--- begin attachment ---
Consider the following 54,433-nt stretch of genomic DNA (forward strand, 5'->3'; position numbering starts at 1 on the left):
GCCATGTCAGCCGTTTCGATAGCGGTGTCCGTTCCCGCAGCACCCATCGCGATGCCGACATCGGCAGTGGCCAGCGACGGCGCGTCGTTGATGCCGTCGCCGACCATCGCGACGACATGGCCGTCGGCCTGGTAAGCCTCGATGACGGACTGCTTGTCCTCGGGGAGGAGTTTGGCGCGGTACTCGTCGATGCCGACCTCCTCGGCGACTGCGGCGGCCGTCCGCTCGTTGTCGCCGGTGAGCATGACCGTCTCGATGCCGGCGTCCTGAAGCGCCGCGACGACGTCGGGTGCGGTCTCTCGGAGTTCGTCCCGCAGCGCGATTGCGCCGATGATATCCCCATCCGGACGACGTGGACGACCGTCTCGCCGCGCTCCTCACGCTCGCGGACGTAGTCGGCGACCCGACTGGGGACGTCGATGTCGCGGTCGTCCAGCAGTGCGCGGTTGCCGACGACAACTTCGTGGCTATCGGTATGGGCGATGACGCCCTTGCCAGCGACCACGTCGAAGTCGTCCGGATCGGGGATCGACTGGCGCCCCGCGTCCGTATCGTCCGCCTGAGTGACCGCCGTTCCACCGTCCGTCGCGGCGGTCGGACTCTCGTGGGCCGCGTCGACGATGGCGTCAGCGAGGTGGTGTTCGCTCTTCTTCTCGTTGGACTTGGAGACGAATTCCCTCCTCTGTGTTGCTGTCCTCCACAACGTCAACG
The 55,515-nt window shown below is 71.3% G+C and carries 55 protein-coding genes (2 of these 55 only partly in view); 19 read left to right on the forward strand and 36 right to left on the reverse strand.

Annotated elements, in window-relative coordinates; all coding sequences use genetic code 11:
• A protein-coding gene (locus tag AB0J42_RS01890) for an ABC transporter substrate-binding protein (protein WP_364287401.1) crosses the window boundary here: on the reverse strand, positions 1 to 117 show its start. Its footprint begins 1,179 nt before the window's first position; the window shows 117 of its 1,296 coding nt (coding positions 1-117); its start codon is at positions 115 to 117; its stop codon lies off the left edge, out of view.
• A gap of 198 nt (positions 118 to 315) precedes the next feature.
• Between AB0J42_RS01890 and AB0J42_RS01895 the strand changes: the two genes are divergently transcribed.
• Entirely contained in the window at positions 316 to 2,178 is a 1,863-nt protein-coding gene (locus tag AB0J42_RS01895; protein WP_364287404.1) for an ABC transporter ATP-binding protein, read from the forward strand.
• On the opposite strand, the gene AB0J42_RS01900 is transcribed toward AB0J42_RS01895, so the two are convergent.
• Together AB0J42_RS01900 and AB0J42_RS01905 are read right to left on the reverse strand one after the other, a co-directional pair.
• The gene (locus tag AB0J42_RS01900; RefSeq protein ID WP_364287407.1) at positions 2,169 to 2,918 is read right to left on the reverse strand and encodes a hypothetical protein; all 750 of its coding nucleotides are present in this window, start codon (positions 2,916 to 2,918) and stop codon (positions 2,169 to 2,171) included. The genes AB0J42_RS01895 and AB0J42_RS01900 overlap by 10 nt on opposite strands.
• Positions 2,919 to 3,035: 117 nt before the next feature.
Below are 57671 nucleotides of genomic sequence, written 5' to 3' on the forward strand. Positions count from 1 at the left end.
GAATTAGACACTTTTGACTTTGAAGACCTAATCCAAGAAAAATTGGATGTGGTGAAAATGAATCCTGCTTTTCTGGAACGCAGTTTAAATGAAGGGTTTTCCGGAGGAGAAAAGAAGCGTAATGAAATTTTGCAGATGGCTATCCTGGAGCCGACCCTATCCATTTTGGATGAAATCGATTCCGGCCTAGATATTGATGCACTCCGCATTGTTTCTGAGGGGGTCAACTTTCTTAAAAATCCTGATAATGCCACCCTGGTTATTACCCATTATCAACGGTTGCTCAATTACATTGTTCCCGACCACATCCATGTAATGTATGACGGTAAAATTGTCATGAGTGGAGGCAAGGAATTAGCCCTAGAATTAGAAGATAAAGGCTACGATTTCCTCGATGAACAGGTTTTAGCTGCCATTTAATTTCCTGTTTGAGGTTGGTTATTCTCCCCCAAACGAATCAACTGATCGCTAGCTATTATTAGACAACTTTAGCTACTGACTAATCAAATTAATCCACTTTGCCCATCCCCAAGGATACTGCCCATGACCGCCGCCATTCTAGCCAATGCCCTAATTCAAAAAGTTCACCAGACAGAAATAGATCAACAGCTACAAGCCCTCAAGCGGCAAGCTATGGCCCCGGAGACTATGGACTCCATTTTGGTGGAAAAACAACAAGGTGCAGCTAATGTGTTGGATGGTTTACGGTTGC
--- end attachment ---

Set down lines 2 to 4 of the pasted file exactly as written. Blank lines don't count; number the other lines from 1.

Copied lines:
GCCATGTCAGCCGTTTCGATAGCGGTGTCCGTTCCCGCAGCACCCATCGCGATGCCGACATCGGCAGTGGCCAGCGACGGCGCGTCGTTGATGCCGTCGCCGACCATCGCGACGACATGGCCGTCGGCCTGGTAAGCCTCGATGACGGACTGCTTGTCCTCGGGGAGGAGTTTGGCGCGGTACTCGTCGATGCCGACCTCCTCGGCGACTGCGGCGGCCGTCCGCTCGTTGTCGCCGGTGAGCATGACCGTCTCGATGCCGGCGTCCTGAAGCGCCGCGACGACGTCGGGTGCGGTCTCTCGGAGTTCGTCCCGCAGCGCGATTGCGCCGATGATATCCCCATCCGGACGACGTGGACGACCGTCTCGCCGCGCTCCTCACGCTCGCGGACGTAGTCGGCGACCCGACTGGGGACGTCGATGTCGCGGTCGTCCAGCAGTGCGCGGTTGCCGACGACAACTTCGTGGCTATCGGTATGGGCGATGACGCCCTTGCCAGCGACCACGTCGAAGTCGTCCGGATCGGGGATCGACTGGCGCCCCGCGTCCGTATCGTCCGCCTGAGTGACCGCCGTTCCACCGTCCGTCGCGGCGGTCGGACTCTCGTGGGCCGCGTCGACGATGGCGTCAGCGAGGTGGTGTTCGCTCTTCTTCTCGTTGGACTTGGAGACGAATTCCCTCCTCTGTGTTGCTGTCCTCCACAACGTCAACG
The 55,515-nt window shown below is 71.3% G+C and carries 55 protein-coding genes (2 of these 55 only partly in view); 19 read left to right on the forward strand and 36 right to left on the reverse strand.

Annotated elements, in window-relative coordinates; all coding sequences use genetic code 11: